In all these experiments either lactose or dextrine was employed. They were administered three times daily in 100 gram quantities (3.2 ounces) except where the total amount was but 150 grams, when it was consumed in one dose. The lactose was taken between meals in the form of a heavy aqueous suspension (carried in water) while the dextrine was used in a 50 per cent solution by boiling. The dextrine was flavored with a little orange juice to overcome its unpleasant taste. This sugar was administered to six persons and the results were fairly uniform, effecting a radical change of flora in from four to eight days. One subject who weighed nearly 200 pounds required 400 grams per day which brought about a complete simplification and aciduric flora within four days.
This simplification of the intestinal flora was characterized by an enormous increase in the number of acidophilus and the almost complete elimination of the ordinary bacterial types. Similar results were achieved whether lactose or dextrin was used. Some subjects are much more responsive to the treatment than others and require smaller amounts of these carbohydrates. In every case simplification of the intestinal flora (bacterial condition) was accompanied by a decrease in the amount of gas. All these results are in perfect harmony with those achieved with white rats.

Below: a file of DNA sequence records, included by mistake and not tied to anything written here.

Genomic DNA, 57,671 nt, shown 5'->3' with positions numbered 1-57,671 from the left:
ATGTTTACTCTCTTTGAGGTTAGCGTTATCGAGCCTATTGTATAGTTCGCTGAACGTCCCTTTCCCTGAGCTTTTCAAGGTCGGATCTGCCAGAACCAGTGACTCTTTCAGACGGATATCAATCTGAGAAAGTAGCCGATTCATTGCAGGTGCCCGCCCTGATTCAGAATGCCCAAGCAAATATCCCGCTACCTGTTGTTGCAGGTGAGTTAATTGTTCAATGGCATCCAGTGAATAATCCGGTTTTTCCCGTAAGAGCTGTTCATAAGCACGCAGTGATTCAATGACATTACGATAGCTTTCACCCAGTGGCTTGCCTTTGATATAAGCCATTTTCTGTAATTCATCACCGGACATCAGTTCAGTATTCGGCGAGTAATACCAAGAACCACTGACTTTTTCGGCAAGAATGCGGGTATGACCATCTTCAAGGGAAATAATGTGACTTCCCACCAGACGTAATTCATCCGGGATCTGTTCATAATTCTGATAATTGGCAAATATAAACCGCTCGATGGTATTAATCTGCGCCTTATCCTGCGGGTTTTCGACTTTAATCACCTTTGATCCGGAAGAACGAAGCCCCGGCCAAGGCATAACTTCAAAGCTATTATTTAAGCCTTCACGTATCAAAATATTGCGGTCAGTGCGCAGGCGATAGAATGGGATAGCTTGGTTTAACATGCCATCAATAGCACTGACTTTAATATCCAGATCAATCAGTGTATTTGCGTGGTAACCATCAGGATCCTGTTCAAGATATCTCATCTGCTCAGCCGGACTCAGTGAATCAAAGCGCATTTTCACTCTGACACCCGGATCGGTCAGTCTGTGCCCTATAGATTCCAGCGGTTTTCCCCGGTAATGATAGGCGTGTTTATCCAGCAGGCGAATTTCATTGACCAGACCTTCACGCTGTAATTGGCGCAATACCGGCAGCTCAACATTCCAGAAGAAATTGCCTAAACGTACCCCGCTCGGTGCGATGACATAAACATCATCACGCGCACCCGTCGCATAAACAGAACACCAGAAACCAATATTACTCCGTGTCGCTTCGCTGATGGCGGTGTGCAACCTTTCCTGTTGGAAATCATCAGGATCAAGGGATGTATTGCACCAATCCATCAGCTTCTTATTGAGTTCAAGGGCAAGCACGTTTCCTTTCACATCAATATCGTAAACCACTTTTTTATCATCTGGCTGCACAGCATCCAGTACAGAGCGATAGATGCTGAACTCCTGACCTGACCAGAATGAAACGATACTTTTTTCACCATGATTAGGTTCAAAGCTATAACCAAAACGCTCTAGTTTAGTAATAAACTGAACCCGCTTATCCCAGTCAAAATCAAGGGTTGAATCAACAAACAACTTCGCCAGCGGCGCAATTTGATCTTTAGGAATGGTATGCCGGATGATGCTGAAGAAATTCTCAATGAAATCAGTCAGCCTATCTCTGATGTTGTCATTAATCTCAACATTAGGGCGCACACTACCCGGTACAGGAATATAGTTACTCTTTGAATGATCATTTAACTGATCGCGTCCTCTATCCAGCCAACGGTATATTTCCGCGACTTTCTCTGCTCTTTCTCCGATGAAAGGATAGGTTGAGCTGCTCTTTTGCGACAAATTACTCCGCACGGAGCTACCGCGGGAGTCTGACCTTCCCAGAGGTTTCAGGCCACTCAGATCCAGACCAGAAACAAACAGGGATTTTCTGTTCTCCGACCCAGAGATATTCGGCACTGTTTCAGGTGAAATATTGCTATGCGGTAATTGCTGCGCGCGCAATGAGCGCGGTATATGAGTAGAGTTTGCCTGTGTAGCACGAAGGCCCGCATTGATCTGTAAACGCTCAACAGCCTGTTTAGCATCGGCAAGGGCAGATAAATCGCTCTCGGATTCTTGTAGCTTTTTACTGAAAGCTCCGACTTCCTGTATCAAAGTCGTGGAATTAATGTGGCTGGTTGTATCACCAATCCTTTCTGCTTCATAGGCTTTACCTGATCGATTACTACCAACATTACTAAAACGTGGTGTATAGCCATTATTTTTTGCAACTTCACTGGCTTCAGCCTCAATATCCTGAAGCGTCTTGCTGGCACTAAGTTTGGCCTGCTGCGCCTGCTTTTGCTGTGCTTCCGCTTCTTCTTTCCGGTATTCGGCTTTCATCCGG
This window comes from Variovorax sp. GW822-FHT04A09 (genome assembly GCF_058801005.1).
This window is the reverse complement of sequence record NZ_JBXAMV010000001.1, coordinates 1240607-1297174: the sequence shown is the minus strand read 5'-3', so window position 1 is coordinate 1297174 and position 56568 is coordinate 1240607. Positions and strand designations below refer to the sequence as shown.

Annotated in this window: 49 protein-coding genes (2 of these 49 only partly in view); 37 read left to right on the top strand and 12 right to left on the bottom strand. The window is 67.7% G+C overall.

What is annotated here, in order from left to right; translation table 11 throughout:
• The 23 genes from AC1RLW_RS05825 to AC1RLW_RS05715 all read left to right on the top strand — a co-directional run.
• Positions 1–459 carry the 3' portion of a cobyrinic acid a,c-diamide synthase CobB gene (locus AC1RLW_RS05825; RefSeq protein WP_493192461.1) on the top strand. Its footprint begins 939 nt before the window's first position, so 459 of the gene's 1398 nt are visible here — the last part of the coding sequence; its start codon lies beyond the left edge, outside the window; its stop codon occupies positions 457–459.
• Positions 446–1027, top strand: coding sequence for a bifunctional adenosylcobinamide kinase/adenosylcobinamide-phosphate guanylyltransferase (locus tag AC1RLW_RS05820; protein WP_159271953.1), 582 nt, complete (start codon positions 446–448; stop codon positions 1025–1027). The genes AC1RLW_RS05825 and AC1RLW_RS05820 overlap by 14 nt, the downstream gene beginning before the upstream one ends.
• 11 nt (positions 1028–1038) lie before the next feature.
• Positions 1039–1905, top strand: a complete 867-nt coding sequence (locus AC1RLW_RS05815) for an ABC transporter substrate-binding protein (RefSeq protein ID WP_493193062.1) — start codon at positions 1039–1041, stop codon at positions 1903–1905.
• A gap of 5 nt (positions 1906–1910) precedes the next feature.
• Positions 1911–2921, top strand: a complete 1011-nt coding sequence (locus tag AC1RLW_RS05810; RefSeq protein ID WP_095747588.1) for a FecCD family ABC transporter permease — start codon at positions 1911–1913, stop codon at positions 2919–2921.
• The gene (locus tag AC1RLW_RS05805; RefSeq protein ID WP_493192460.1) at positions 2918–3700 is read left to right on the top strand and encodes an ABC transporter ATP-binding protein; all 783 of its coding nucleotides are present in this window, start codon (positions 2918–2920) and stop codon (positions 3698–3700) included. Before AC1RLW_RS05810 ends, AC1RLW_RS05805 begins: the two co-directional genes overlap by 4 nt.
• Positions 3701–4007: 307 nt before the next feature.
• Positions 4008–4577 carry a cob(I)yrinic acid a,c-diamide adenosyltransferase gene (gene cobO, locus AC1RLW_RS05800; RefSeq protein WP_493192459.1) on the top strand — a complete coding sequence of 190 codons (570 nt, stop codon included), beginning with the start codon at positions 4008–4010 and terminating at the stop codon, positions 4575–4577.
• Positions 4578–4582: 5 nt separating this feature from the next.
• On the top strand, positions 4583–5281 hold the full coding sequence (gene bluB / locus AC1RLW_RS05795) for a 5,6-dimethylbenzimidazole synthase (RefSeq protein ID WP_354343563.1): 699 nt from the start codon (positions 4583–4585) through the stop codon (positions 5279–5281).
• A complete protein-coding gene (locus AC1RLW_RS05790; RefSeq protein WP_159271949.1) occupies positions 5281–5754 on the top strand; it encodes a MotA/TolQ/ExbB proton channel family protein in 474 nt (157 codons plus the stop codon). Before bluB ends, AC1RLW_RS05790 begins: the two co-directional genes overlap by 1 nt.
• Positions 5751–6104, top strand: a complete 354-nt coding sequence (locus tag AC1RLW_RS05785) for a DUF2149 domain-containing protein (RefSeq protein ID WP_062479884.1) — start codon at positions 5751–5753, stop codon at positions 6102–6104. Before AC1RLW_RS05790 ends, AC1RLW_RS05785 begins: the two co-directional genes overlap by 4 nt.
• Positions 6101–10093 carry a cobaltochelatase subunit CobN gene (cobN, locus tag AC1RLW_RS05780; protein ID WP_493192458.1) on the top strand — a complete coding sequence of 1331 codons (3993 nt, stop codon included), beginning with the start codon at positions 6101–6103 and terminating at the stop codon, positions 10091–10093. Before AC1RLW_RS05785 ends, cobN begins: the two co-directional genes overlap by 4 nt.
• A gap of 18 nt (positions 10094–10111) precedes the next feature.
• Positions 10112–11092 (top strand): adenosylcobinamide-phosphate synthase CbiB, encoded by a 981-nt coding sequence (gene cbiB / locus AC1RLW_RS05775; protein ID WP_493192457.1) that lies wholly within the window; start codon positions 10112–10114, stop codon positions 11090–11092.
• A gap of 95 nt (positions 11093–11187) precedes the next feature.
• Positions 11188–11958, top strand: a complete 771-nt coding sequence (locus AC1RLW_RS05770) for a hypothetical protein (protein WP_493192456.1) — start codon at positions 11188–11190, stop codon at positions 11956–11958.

A successful attempt was made to change the form of the lactose to milk cultures, that can be drunk like buttermilk. Owing to the fact that acidophilus is not a milk borne organism this change was not easily accomplished. In one subject after two days of sour milk feeding to the extent of 500 cubic centimeters a day (one-fourth of a gill over a pint), at intervals, acidophilus became dominant and was practically the sole visible organism in the stools. After discontinuance of the sour milk the simplified flora gradually gave away to the ordinary mixed type, requiring about five days.
Two other subjects required a liter of sour milk a day (1/2 gill over a quart) to effect the desired change in the flora. Five additional subjects gave the same results.
One subject had a long history of the most obstinate constipation, only controlled by the use of drugs. An-other was afflicted with diarrhea acquired in the tropics, with offensive stools. Both of these subjects responded readily to acidophilus milk. The first named had normal stools for 35 successive days on which they were examined. He said his general condition had improved. The diarrheal subject returned to what appeared to be a normal condition with complete elimination of the offensive odor.